The techniques, symbolism and culture surrounding hand-dyed cotton and silk garments known as Indonesian Batik permeate the lives of Indonesians from beginning to end: infants are carried in batik slings decorated with symbols designed to bring the child luck, and the dead are shrouded in funerary batik. The wide diversity of patterns reflects a variety of influences, ranging from Arabic calligraphy, European bouquets and Chinese phoenixes to Japanese cherry blossoms and Indian or Persian peacocks. Often handed down within families for generations, the craft of batik is intertwined with the cultural identity of the Indonesian people and, through the symbolic meanings of its colours and designs, expresses their creativity and spirituality.
Batik Kraton, the original form of Javanese batik is most influenced by Hinduism. Recognizable symbols from Hinduism, as the sacred bird Garuda, the lotus flower and the tree of life are recurring elements in the batik style. Islamic influences are reflected in the more botanical and geometric figures that were included in the batik. Also external influences have helped.
When the Dutch reached the island of Java, they came in contact with batik. They took samples of the art home and thus caused the spread of the process in Europe. Conversely, they brought new colors to Indonesia and introduced motifs that were included in the traditional batik patterns. Pastels and characteristic figures such as dragons, phoenix and flowers were brought by the Chinese, the batik technique also at home also developed and applied.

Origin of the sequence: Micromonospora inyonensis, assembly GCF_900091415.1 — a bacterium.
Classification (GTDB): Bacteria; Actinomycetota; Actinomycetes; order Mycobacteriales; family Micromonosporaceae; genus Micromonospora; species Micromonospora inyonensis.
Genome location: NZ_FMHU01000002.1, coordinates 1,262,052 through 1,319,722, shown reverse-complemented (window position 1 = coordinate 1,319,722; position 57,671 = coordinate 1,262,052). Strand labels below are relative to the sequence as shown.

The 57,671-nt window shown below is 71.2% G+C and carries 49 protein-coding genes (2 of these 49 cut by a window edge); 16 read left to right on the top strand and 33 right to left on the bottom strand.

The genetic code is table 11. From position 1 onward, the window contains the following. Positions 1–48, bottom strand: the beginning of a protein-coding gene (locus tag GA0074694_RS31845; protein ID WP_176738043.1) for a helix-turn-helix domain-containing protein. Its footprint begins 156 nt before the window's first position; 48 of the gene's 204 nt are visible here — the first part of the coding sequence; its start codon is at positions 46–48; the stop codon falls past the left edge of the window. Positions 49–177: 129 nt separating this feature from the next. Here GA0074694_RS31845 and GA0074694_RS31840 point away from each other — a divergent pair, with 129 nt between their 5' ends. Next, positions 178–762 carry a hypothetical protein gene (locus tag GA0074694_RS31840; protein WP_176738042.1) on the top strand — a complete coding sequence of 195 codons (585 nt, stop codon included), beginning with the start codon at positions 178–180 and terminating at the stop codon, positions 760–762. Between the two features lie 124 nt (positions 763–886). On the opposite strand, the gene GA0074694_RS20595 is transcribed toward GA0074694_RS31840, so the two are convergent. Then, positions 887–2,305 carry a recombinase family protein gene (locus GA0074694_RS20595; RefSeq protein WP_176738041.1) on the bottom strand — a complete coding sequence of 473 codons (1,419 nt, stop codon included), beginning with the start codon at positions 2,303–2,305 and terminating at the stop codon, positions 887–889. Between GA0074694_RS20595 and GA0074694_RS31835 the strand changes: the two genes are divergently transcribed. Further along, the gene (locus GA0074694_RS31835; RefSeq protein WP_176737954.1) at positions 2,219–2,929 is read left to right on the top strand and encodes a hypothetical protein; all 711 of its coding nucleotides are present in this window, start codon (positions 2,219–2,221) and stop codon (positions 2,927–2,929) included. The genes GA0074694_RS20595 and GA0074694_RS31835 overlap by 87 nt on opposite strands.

In 2009 Batic paterns became part of by Unesco recognized Cultural World Heritage.
The word "Batik" literally means drawing with wax..
Already in the early Middle Ages rich African rulers were interested in luxury goods from Europe. Especially textiles were very popular. From the 17th century the Dutch played a major role in fulfilling that desire. They traded Indian fabriks to the West African coast. It is therefore not surprising that the imitation batik fabrics found their way to Africa. They became popular when indigenous soldiers who returned after serving in the Netherlands Indian army between 1837 and 1872 to their homes around Fort Elmina on the Gold Coast (the coastal area of present-day Ghana). Especially fabrics with the coarser material fraction effects fall into taste. What the Dutch Indies found ugly, the African liked the most. Around the 18th century the first Vlisco khanga's wee sold to Kenya, Tanganyika and Zanzibar. A khanga exists of two: one for around the lap and one to wear as a headscarf. It was primarily driven by Muslim women. From 1946 Vlisco textiles became part of African culture.